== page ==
Lake Accotink Volunteers Remove Over 900 Pounds Of Trash

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One of the odd things about a watershed cleanup is that someone in the crew counts everything that is found. Like 197 bottle caps or 466 pieces of foam and one coconut.

It’s kind of fun, though. It raises questions of how all that stuff got into a watershed, suggests ideas for how to reduce trash of certain kinds, and shows how much was accomplished.

Lake Accotink Park’s Fall Watershed Cleanup this month drew volunteers of all ages. There were local residents including members of the Friends of Lake Accotink Park and Cub Scouts from Pack 702. Lake Accotink Park’s marketing coordinator, Hannah Wilkerson, filed this tally of their accomplishments:

  • Estimated number of volunteers: 107
  • Estimated number of volunteer hours contributed: 179 hours
  • Estimated number of bags filled: 61
  • Estimated number of pounds of trash collected: 915

Items removed from the watershed:

  • 833 plastic beverage bottles
  • 466 foam pieces
  • 281 beverage cans
  • 272 food wrappers/containers
  • 206 glass beverage bottles
  • 181 bottle caps (plastic)
  • 157 cups/plates (foam)
  • 118 plastic pieces
  • 111 plastic bags
  • 107 takeout containers (plastic)
  • 103 segments of fishing line
  • 100 plastic grocery bags
  • 86 lids (plastic)
  • 85 takeout containers (foam)
  • 62 glass pieces
  • 58 straws or stirrers
  • 57 cigarettes/filters
  • 51 cups/plates (paper)
  • 41 cups/plates (plastic)
  • 29 tobacco packaging wraps
  • 28 balloons
  • 24 forks, knives, or spoons
  • 22 cigarette lighters
  • 22 buoys/traps
  • 20 cigar tips
  • 20 fishing nets
  • 16 bottle caps (metal)
  • 16 construction material pieces
  • 9 diapers
  • 8 other plastic/foam packaging pieces
  • 7 paper bags
  • 7 condoms
  • 7 six-pack holders
  • 3 arrows
  • 2 socks
  • bleach/cleaner bottles
  • A lot of balls
  • A few rope segments
  • 1 syringe
  • 1 shoe
  • 1 Q-tip
  • 1 small rubber tube
  • 1 pair of underwear
  • 1 hat
  • 1 gas cap
  • 1 fishing rod
  • 1 coconut

Thanks to volunteers, Lake Accotink is a little cleaner, our water is a little cleaner, and a couple thousand pieces of trash aren’t headed to the Chesapeake Bay.

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About Fairfax County Park Authority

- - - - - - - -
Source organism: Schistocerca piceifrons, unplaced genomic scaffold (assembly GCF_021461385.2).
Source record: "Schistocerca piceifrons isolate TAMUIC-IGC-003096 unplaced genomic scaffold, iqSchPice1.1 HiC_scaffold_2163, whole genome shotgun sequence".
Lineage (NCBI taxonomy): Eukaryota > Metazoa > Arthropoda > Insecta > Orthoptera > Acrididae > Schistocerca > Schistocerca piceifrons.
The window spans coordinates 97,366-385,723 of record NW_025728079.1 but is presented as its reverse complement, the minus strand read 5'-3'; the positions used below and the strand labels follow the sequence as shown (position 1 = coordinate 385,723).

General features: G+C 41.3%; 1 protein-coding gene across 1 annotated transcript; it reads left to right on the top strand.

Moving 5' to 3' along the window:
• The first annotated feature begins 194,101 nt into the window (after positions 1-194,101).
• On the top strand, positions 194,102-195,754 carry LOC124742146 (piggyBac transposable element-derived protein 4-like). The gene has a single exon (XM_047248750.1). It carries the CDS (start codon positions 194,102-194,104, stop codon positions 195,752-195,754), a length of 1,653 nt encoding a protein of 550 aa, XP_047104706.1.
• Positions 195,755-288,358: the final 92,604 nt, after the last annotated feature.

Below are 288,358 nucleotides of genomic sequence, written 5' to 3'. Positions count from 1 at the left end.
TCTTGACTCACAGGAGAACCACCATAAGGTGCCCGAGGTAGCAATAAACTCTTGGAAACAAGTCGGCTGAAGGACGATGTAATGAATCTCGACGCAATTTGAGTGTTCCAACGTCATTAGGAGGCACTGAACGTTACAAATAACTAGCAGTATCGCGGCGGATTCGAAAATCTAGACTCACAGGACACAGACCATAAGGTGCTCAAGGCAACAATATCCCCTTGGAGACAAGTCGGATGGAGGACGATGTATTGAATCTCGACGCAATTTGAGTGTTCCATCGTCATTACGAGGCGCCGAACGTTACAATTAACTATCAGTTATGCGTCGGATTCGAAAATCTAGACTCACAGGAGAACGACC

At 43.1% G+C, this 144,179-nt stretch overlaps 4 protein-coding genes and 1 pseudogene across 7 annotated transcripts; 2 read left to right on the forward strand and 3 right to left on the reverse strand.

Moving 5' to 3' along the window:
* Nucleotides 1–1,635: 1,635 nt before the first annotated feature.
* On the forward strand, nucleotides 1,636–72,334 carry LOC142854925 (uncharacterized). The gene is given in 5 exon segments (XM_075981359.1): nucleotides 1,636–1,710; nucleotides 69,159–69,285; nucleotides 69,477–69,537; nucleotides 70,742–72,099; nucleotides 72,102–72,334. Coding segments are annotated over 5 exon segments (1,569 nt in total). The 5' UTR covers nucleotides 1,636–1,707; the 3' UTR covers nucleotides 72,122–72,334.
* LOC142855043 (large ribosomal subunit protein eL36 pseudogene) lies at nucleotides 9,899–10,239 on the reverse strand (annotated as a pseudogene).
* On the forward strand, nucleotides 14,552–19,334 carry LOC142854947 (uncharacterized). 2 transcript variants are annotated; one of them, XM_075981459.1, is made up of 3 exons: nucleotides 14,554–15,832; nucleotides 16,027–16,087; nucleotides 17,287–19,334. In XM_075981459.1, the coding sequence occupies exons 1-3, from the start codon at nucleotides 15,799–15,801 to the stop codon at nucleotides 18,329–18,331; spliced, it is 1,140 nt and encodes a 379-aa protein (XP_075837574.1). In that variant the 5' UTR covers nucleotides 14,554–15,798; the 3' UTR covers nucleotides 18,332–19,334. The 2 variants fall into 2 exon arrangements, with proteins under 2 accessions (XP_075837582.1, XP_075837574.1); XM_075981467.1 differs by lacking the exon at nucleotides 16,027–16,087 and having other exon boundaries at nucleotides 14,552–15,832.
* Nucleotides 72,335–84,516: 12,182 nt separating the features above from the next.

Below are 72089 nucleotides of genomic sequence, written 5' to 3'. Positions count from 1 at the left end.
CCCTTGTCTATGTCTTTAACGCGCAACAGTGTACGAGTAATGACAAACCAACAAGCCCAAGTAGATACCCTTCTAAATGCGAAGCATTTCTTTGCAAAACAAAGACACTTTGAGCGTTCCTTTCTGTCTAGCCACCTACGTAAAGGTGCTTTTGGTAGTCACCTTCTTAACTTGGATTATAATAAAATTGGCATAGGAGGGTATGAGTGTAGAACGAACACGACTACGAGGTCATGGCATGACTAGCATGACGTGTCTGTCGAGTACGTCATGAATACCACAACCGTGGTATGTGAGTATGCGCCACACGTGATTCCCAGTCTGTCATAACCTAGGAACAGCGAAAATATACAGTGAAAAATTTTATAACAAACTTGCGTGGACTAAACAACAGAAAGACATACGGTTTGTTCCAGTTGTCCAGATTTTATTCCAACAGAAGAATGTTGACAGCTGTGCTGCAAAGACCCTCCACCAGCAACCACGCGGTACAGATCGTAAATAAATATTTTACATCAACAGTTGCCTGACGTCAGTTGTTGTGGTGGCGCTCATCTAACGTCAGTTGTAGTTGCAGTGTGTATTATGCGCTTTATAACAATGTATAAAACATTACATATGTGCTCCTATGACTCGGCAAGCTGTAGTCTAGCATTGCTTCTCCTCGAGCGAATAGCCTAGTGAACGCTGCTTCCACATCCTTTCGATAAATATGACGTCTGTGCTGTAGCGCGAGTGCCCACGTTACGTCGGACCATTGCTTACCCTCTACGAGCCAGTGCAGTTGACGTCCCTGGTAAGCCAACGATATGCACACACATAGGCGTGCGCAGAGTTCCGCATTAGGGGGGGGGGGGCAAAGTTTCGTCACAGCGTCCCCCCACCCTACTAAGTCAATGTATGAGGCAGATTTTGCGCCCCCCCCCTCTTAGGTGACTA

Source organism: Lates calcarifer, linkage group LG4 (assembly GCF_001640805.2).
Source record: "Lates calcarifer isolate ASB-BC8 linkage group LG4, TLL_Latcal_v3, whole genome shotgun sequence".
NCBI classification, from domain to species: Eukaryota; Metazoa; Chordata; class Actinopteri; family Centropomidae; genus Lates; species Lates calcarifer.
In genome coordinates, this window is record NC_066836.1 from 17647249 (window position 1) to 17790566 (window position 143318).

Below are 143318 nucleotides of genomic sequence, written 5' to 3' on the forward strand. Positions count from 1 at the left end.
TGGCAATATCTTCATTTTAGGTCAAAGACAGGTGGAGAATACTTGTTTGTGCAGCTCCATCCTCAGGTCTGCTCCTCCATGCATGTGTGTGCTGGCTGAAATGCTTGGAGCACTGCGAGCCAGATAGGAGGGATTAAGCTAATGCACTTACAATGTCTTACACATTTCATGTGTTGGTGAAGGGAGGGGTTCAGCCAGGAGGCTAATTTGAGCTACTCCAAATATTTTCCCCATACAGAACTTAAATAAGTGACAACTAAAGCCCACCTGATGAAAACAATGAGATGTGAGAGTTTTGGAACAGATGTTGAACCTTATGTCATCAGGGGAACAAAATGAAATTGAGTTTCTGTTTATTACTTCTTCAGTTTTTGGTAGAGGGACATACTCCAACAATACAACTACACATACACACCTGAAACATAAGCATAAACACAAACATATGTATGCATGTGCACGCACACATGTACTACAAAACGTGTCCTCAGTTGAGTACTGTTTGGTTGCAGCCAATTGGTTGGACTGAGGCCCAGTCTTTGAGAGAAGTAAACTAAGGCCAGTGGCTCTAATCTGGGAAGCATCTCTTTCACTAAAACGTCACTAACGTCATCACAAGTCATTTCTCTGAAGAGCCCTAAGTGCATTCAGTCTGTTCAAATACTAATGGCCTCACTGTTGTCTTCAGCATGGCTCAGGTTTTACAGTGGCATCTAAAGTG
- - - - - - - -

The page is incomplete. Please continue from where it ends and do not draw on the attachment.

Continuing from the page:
HISTORY: On December 6, 1950, the Fairfax County Board of Supervisors created the Fairfax County Park Authority. The Park Authority was authorized to make decisions concerning land acquisition, park development and operations in Fairfax County, Virginia. To date, 11 park bond referenda have been approved between 1959 and 2008. Another Park Bond Referendum will be held in November 2012. Today, the Park Authority has 420 parks on approximately 23,168 acres of land. We offer 371 miles of trails, our most popular amenity. FACILITIES: The Park System is the primary public mechanism in Fairfax County for the preservation of environmentally sensitive land and resources, areas of historic significance and the provision of recreational facilities and services including: o Nine indoor RECenters with swimming pools, fitness rooms, gyms and class spaces. Cub Run features an indoor water park and on-site naturalist. o Eight golf courses including Laurel Hill, our newest, upscale course and clubhouse located in Southern Fairfax County o Five nature and visitor centers. Also seven Off-Leash Dog Activity areas o Several lakes including Lake Fairfax, Lake Accotink and Burke Lake, with campgrounds at Burke Lake and Lake Fairfax o The Water Mine Family Swimmin’ Hole at Lake Fairfax, Our Special Harbor Sprayground at Lee as well as an indoor water park at Cub Run RECenter o Clemyjontri Park, a fully accessible playground in Great Falls featuring two acres of family friendly fun and a carousel o An ice skating rink at Mount Vernon RECenter and the Skate Park in Wakefield Park adjacent to Audrey Moore RECenter o Kidwell Farm, a working farm of the 1930s era at Frying Pan Farm Park in Herndon, now with historic carousel o Eight distinctive historic properties available for rent o A working grist mill at Colvin Run in Great Falls and a restored 18th century home at Sully Historic Site in Chantilly o A horticulture center at Green Spring Gardens in Annandale o Natural and cultural resources protected by the Natural Resource Management Plan and Cultural Resource Plans, plus an Invasive Management Area program that targets alien plants and utilizes volunteers in restoring native vegetation throughout our community o Picnic shelters, tennis courts, miniature golf courses, disc golf courses, off-leash dog parks, amphitheaters, a marina, kayaking/canoeing center o Provides 274 athletic fields, including 30 synthetic turf fields, and manages athletic field maintenance services at 500 school athletic fields PARK AUTHORITY BOARD: • A 12-member citizen board, appointed by the Fairfax County Board of Supervisors, sets policies and priorities for the Fairfax County Park Authority. Visit http://www.fairfaxcounty.gov/news2/social-hub/ for Fairfax County Government's Comment Policy.

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